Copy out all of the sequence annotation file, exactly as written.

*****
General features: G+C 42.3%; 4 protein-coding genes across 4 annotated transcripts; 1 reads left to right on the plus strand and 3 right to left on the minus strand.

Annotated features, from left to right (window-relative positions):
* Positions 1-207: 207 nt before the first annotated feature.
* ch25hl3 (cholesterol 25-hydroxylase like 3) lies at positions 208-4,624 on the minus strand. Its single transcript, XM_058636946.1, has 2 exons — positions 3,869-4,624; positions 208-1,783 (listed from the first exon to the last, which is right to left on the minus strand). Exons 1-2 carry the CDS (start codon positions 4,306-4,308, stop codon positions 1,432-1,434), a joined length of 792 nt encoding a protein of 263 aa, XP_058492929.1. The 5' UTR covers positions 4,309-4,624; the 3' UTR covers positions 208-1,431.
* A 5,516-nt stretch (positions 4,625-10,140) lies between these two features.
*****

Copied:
General features: G+C 42.3%; 4 protein-coding genes across 4 annotated transcripts; 1 reads left to right on the plus strand and 3 right to left on the minus strand.

Annotated features, from left to right (window-relative positions):
* Positions 1-207: 207 nt before the first annotated feature.
* ch25hl3 (cholesterol 25-hydroxylase like 3) lies at positions 208-4,624 on the minus strand. Its single transcript, XM_058636946.1, has 2 exons — positions 3,869-4,624; positions 208-1,783 (listed from the first exon to the last, which is right to left on the minus strand). Exons 1-2 carry the CDS (start codon positions 4,306-4,308, stop codon positions 1,432-1,434), a joined length of 792 nt encoding a protein of 263 aa, XP_058492929.1. The 5' UTR covers positions 4,309-4,624; the 3' UTR covers positions 208-1,431.
* A 5,516-nt stretch (positions 4,625-10,140) lies between these two features.